FORT LAUDERDALE, Fla. – In a case going back to 2015, the U.S. Court of Appeals for the Eleventh Circuit held Aug. 31 that the City of Fort Lauderdale's Park Rule 2.2, banning outdoor food sharing as a social service in public parks, violates the First Amendment. 

“Fatally, the Park Rule imposes a permitting requirement without implementing any standards to guide City officials’ discretion over whether to grant a permit,” the opinion states. “Generally, subjecting protected expression to an official’s ‘unbridled Discretion’ presents ‘too great’ a ‘danger of censorship and of abridgment of our precious First Amendment freedoms.’”

Southern Legal Counsel (SLC), a statewide advocacy organization based in Gainesville, Fla., filed the original case along with co-counsel Andrea Costello of Florida Legal Services and Mara Shlackman on behalf of Fort Lauderdale Food Not Bombs (FLFNB) and four of its members and has since appealed twice, winning both times.

Affiliated with the international Food Not Bombs grassroots movement, FLFNB shares food with those who are homeless or hungry as part of weekly political demonstrations in the city’s downtown Stranahan Park.  

“We are excited by the Court’s ruling vindicating the free speech rights of our client Fort Lauderdale Food Not Bombs, who shares food to communicate their political message that food is a human right,” said SLC Executive Director Jodi Siegel. “This is a significant First Amendment victory, hard won after nearly seven years of litigation and two federal court appeals.”

In what was the first pronouncement on the issue by any federal appeals court in the country, the U.S. Court of Appeals for the 11th Circuit ruled in an August 2018 opinion that the First Amendment protects outdoor food sharing as “expressive conduct” under the First Amendment to the U.S. Constitution. That landmark opinion cited the examples of the Boston Tea Party, Jesus Christ, Pilgrims and Native Americans.

At the time the Court was reversing the decision of the U.S. District Court for the Southern District of Florida and sending the case back to the lower court to determine whether a city ordinance restricting food sharing that was enacted in 2014, as well as a related park rule, violated the First Amendment and were unconstitutionally vague. 

The district court then issued an order comparing the negative effects of adult entertainment to those of food sharing in a public park and repeatedly referring to food sharing by FLFNB as a “social service” in spite of the appeals court’s clear definition of the activity as “expressive conduct” associated with the broader context of a demonstration.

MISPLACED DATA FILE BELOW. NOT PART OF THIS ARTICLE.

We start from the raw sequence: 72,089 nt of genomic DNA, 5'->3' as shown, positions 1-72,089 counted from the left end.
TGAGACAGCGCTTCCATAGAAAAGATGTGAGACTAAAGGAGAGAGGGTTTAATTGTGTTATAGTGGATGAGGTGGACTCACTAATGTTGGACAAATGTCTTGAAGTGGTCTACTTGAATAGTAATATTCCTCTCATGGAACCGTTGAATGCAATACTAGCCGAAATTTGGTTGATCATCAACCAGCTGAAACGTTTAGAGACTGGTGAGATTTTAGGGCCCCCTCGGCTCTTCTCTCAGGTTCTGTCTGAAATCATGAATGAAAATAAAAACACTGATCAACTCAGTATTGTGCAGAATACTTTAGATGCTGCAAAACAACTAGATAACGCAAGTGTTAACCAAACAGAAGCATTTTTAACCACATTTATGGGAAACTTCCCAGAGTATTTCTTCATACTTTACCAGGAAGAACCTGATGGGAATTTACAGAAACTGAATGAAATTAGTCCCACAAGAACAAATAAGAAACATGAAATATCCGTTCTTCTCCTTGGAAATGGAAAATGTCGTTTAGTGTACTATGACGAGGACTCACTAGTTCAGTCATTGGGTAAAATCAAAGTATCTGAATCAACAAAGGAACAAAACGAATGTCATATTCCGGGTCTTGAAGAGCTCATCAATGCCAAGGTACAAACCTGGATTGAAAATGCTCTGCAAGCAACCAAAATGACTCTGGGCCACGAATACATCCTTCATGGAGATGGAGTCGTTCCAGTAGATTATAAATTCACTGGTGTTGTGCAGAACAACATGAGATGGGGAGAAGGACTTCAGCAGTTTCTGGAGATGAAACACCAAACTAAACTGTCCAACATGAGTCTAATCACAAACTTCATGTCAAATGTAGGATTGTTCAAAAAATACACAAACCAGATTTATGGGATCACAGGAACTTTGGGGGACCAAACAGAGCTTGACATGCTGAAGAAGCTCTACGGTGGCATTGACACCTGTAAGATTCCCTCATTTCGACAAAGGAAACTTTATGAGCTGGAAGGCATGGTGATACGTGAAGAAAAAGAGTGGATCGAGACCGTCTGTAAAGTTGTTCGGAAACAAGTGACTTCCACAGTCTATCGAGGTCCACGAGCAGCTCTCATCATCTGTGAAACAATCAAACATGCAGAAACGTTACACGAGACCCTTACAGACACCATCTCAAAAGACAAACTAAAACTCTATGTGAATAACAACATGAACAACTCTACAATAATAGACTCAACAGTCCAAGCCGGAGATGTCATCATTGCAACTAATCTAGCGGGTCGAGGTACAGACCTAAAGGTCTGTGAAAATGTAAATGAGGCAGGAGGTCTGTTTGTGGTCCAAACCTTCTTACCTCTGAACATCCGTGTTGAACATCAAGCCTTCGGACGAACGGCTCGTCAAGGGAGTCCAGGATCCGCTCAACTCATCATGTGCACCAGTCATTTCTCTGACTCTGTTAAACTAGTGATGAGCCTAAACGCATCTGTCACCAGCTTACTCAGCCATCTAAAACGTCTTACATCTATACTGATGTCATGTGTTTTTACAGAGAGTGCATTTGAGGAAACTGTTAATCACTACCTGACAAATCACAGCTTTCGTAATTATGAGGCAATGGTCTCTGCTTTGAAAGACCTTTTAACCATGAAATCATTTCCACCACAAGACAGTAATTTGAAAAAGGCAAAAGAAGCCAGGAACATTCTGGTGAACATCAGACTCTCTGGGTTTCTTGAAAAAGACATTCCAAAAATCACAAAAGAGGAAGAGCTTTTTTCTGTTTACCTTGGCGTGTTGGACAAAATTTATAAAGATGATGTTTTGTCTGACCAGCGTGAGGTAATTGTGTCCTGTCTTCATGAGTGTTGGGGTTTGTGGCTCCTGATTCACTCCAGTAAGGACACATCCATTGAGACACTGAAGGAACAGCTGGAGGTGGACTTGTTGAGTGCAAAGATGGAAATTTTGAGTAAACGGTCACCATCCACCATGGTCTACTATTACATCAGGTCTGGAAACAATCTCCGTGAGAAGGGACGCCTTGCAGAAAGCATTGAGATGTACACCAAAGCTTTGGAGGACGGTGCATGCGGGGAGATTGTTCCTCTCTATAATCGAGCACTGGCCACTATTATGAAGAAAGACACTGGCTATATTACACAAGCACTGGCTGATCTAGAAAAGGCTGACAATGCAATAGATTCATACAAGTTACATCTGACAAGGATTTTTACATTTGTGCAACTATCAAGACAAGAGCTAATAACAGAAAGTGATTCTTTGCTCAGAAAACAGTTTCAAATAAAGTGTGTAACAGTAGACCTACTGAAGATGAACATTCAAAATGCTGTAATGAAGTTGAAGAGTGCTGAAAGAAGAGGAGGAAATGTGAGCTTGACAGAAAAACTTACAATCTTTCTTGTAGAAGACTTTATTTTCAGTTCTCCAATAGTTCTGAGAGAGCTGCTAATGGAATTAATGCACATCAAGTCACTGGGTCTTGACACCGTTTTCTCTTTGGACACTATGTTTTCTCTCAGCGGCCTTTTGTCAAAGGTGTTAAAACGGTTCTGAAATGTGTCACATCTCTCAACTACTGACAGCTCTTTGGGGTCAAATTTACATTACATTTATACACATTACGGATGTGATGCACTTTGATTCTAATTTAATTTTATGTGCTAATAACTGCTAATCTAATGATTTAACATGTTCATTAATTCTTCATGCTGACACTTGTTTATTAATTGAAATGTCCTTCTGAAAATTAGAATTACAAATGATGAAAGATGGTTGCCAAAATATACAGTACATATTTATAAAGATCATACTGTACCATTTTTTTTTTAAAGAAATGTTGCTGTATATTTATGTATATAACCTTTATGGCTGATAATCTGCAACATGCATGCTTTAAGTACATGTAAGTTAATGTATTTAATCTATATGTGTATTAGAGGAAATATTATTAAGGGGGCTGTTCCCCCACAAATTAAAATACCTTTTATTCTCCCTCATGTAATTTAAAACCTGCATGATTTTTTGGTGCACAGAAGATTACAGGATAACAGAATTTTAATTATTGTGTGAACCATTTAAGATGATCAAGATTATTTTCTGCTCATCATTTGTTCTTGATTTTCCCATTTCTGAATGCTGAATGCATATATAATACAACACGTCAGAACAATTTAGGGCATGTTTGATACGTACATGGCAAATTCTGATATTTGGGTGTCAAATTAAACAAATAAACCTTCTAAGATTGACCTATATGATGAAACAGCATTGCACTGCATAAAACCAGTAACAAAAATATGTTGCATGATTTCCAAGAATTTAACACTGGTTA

The federal appeals court’s latest opinion draws a comparison to Shuttlesworth v. City of Birmingham, in which city officials used a local ordinance to arrest and prosecute participants in a peaceful civil rights march held without a license, including Rev. Fred Shuttlesworth. 

“The risk that the ambiguity in the licensing regime would permit officials to target individuals, like Shuttlesworth, on the basis of their disfavored expression was too great for the First Amendment to bear,” the ruling states.  

The Court held that since the Park Rule is still in effect, the claims for injunctive relief, declaratory relief,  and damages under the Park Rule still remain. Additionally, the Court held that both the individual Plaintiffs and FLFNB have standing for damages claims under both the Park Rule and an Ordinance the city struck from its books while an earlier appeal in the case was pending. 

Accordingly, the federal appeals court reversed the district court’s summary judgment order and remanded the case for further proceedings consistent with its opinion. 

“The long and short of it is that the Park Rule as applied to the Plaintiffs’ expressive food sharing activities violates the First Amendment,” the Court concluded. 

Co-counsel Andrea Costello said FLFNB has never backed down in this fight to protect free speech. 

“Their victory shows how and why we need to protect and defend the First Amendment rights that are at the core of our democracy," she said.

Plaintiff Nathan Pim felt vindicated by the decision.

“We have painstakingly proven food is a right,” Pim said. “I hope people in power think twice before trying sharing bans here or anywhere.”

Plaintiff Haylee Becker said she is happy the court affirmed the organization’s right to demonstrate and stand in solidarity with the community. 

“The City of Fort Lauderdale and many other municipalities across the country have worked to silence demands to address inequality and meet the basic needs like food and housing for all their community members,” she said. “Today, I'm excited after years of legal battle, to have the court uphold our right to demonstrate our vision for a better world, freely."

Financial support for the suit has been provided through  grants by the Impact Fund and The Florida Bar Foundation.